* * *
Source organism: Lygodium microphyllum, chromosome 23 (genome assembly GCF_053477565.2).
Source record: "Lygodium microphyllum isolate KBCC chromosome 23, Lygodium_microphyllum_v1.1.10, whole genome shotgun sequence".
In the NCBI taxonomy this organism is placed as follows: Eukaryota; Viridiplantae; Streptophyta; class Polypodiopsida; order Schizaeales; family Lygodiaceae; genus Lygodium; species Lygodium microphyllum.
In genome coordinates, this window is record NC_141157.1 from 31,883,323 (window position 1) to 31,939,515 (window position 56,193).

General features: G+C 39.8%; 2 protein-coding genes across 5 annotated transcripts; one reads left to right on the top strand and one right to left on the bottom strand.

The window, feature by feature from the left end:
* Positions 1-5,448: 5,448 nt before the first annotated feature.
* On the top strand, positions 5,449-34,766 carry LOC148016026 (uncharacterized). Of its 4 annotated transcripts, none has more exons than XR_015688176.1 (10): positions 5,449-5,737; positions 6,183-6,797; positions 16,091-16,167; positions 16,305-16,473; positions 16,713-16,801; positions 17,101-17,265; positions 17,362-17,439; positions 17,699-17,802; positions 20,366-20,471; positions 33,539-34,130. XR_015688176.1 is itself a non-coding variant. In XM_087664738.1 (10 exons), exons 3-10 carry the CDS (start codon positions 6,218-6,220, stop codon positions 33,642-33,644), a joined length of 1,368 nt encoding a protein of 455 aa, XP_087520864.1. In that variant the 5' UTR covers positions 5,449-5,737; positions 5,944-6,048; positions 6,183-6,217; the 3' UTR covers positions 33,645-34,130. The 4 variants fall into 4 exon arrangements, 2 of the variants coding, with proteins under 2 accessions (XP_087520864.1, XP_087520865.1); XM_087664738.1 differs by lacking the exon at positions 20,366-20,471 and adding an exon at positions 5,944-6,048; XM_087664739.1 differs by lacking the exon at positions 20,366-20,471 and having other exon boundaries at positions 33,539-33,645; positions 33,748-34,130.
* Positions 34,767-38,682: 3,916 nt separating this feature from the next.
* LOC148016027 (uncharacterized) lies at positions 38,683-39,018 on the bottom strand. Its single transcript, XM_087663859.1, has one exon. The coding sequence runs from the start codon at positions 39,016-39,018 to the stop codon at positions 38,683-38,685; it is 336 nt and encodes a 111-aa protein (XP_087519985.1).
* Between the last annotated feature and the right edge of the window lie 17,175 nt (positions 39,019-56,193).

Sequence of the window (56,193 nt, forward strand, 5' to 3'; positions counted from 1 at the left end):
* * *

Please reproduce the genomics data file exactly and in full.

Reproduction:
Source organism: Lygodium microphyllum, chromosome 23 (genome assembly GCF_053477565.2).
Source record: "Lygodium microphyllum isolate KBCC chromosome 23, Lygodium_microphyllum_v1.1.10, whole genome shotgun sequence".
In the NCBI taxonomy this organism is placed as follows: Eukaryota; Viridiplantae; Streptophyta; class Polypodiopsida; order Schizaeales; family Lygodiaceae; genus Lygodium; species Lygodium microphyllum.
In genome coordinates, this window is record NC_141157.1 from 31,883,323 (window position 1) to 31,939,515 (window position 56,193).

General features: G+C 39.8%; 2 protein-coding genes across 5 annotated transcripts; one reads left to right on the top strand and one right to left on the bottom strand.

The window, feature by feature from the left end:
* Positions 1-5,448: 5,448 nt before the first annotated feature.
* On the top strand, positions 5,449-34,766 carry LOC148016026 (uncharacterized). Of its 4 annotated transcripts, none has more exons than XR_015688176.1 (10): positions 5,449-5,737; positions 6,183-6,797; positions 16,091-16,167; positions 16,305-16,473; positions 16,713-16,801; positions 17,101-17,265; positions 17,362-17,439; positions 17,699-17,802; positions 20,366-20,471; positions 33,539-34,130. XR_015688176.1 is itself a non-coding variant. In XM_087664738.1 (10 exons), exons 3-10 carry the CDS (start codon positions 6,218-6,220, stop codon positions 33,642-33,644), a joined length of 1,368 nt encoding a protein of 455 aa, XP_087520864.1. In that variant the 5' UTR covers positions 5,449-5,737; positions 5,944-6,048; positions 6,183-6,217; the 3' UTR covers positions 33,645-34,130. The 4 variants fall into 4 exon arrangements, 2 of the variants coding, with proteins under 2 accessions (XP_087520864.1, XP_087520865.1); XM_087664738.1 differs by lacking the exon at positions 20,366-20,471 and adding an exon at positions 5,944-6,048; XM_087664739.1 differs by lacking the exon at positions 20,366-20,471 and having other exon boundaries at positions 33,539-33,645; positions 33,748-34,130.
* Positions 34,767-38,682: 3,916 nt separating this feature from the next.
* LOC148016027 (uncharacterized) lies at positions 38,683-39,018 on the bottom strand. Its single transcript, XM_087663859.1, has one exon. The coding sequence runs from the start codon at positions 39,016-39,018 to the stop codon at positions 38,683-38,685; it is 336 nt and encodes a 111-aa protein (XP_087519985.1).
* Between the last annotated feature and the right edge of the window lie 17,175 nt (positions 39,019-56,193).

Sequence of the window (56,193 nt, forward strand, 5' to 3'; positions counted from 1 at the left end):